By Xiao Dong Liu
SPECIAL TO NORTHWEST ASIAN WEEKLY
The first time I taught someone how to recycle, I was 10 years old. My family and I had just moved to Beacon Hill from China. The culture shock was powerful. Of all the new and different experiences, learning about sustainability and recycling was one concept that stood out the most.
I loved the idea of doing my part for the environment, and I was excited to come home and teach my parents what I had learned. I started with the basics — recycling bottles, cans, and paper. In the years since, I’ve successfully taught my mom everything I know about recycling. And my dad, well … we’re still working on that.
A decade later, I jumped at the opportunity to teach more people about those same basics and more. This summer, I interned with the Waste Management (WM) Recycle Corps — a team of 14 college students working for 10 weeks with communities, businesses, and multifamily properties across greater Seattle to reduce waste and improve recycling. We learned what it takes to achieve meaningful behavioral change and then apply our learnings to make the change happen.
Part of what attracted me to this internship is the chance to make a difference in multicultural communities. In all, the 14 WM interns spoke five languages, including English, Mandarin, Cantonese, Japanese, and Spanish. This allows us to bridge language gaps and empower people from diverse backgrounds to waste less and live more sustainably. Recycling can be confusing and even more difficult when there are language barriers. I love being a part of breaking down those barriers.
I was particularly excited to work with businesses in Beacon Hill, where I grew up. I know many businesses are pressed to serve customers quickly, so it can be challenging to prioritize recycling. So it’s important that recycling systems be efficient and simple, with signs that make sense to people. That’s where the WM interns come in!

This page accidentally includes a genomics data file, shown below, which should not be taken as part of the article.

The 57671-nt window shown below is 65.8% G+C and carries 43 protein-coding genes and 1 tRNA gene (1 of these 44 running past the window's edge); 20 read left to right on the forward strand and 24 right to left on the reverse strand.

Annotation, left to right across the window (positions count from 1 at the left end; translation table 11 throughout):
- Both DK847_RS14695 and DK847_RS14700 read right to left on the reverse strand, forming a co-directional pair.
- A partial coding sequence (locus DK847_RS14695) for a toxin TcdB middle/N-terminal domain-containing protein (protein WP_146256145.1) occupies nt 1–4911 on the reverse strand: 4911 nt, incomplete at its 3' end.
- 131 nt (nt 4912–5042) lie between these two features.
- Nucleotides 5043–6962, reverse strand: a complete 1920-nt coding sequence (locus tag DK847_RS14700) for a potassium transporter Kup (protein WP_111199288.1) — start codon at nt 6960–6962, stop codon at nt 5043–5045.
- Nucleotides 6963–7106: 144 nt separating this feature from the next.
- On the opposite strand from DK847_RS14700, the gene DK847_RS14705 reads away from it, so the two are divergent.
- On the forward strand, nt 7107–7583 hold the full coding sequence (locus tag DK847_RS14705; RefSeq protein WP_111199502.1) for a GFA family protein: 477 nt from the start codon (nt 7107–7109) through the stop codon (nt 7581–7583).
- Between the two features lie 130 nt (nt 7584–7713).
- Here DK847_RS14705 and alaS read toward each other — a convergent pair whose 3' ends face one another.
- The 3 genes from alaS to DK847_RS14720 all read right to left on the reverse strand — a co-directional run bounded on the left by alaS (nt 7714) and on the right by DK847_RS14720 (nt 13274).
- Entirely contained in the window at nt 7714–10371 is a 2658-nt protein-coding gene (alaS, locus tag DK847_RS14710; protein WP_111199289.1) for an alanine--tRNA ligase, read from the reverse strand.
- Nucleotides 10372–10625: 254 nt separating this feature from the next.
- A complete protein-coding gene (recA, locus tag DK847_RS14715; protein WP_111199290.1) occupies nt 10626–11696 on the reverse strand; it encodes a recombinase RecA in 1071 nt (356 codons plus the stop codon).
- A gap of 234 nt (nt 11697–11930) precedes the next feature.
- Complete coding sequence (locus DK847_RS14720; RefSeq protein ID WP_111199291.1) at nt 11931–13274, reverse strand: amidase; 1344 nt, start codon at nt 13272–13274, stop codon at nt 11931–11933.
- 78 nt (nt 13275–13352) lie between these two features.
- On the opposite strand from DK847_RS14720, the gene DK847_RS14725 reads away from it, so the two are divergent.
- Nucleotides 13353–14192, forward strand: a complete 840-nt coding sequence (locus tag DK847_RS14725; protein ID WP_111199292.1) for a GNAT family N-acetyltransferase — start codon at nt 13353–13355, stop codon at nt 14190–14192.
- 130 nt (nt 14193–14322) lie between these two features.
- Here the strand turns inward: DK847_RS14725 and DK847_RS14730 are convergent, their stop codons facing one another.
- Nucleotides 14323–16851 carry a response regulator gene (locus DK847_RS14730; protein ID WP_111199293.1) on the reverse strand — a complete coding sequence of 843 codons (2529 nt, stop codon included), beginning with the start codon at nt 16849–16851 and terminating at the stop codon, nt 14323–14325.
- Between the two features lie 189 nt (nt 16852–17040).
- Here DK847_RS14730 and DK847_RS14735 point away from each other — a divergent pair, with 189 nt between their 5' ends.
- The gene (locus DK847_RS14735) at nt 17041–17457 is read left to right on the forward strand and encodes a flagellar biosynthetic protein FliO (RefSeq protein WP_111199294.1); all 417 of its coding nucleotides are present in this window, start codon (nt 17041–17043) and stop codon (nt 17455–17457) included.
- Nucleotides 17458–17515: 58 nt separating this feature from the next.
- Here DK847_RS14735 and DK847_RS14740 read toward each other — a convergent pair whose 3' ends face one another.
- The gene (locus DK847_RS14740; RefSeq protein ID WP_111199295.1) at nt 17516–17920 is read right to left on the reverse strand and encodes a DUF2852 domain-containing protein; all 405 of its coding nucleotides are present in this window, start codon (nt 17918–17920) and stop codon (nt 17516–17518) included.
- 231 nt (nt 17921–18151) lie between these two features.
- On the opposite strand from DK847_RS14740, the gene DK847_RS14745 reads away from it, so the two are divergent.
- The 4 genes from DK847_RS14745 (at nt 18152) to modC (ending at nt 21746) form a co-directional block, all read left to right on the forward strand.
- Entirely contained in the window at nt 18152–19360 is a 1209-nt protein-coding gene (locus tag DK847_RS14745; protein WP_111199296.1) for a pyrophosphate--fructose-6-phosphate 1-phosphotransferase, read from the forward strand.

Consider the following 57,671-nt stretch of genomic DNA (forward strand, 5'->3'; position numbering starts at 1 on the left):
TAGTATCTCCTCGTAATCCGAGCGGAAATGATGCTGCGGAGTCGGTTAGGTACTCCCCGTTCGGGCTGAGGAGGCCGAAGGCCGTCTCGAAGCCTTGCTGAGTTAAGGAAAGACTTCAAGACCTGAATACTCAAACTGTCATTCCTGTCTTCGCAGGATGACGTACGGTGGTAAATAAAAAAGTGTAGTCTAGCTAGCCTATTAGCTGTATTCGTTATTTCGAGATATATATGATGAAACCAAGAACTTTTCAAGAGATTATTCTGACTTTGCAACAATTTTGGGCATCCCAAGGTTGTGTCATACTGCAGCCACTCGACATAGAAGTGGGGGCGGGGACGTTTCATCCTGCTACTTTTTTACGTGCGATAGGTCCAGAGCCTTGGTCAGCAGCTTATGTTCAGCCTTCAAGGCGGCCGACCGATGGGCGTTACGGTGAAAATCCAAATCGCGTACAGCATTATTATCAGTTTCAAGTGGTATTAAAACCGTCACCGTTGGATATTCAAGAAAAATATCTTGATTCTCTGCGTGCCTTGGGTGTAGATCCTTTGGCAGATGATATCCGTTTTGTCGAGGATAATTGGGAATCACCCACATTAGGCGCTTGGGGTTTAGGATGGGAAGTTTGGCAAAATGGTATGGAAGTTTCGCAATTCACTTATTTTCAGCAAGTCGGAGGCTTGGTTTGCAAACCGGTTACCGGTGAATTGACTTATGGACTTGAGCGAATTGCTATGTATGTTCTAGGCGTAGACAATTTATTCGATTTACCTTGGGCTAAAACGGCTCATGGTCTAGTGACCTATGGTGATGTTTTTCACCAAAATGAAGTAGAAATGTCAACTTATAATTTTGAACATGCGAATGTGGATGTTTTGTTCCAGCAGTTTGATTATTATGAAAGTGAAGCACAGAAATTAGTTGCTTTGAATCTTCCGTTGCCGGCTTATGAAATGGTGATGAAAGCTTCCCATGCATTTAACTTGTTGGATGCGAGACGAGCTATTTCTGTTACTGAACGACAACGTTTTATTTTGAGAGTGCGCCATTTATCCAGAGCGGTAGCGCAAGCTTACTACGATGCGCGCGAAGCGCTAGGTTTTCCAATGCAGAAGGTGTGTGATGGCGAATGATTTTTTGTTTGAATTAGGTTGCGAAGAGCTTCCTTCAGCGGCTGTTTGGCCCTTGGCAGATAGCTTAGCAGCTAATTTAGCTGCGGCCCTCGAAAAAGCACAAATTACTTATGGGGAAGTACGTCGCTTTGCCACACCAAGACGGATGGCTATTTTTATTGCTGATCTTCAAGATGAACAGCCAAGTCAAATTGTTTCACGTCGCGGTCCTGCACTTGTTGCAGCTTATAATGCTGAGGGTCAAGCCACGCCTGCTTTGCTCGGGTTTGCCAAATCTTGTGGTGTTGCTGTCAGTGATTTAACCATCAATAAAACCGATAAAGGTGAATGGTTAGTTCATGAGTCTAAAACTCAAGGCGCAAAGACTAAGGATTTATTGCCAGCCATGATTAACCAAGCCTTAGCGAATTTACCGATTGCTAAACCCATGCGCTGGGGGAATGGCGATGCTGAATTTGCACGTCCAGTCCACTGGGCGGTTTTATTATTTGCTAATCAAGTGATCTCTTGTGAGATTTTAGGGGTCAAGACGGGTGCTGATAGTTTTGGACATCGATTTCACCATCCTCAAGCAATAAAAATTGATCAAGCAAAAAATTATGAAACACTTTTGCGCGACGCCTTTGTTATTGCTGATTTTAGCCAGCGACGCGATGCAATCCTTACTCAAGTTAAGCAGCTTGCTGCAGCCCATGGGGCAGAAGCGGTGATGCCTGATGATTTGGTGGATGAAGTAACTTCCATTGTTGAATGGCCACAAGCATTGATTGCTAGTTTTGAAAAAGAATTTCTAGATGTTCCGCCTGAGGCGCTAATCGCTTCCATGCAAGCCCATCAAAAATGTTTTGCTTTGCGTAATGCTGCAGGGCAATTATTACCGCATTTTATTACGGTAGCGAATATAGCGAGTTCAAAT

One day stands out in my mind. I was doing a waste audit at a Beacon Hill restaurant, which is a nice way of saying we were digging through the restaurant’s garbage in search of opportunities for improvement and education. Employees asked what we were doing. I began to explain in English, but noticed they were responding defensively. The man I was speaking with had a familiar accent, so I began to speak with him in Mandarin.
Immediately, he wanted to know more about me and why this was important. As I explained why sustainability and recycling matter — and how to recycle correctly by sorting plastic bags, polystyrene, and soiled cardboard — this employee and others began to smile.
When we left the restaurant, I was beaming. I knew I would remember that moment for a long time. More importantly, I was pretty sure this face-to-face conversation (in Mandarin!) would result in less waste at this restaurant because I had overcome the language barrier and kept my message simple.
The basic message from the WM Recycle Corps is simple.
- Recycle all empty bottles, cans, and paper
- Keep food and liquids out of recycling
- Keep plastic bags out of recycling
I’ve come a long way since teaching my parents to recycle when I was 10 years old. I now know how to teach recycling at multifamily apartment buildings, commercial businesses, and community events. I can confidently engage a 7-year-old student with recycling games or a 30-year-old Seattle immigrant with educational materials.
So, look out, Dad. I’m coming for you next. ■
Xiao Dong Liu is a junior at the University of Washington studying Civil Engineering.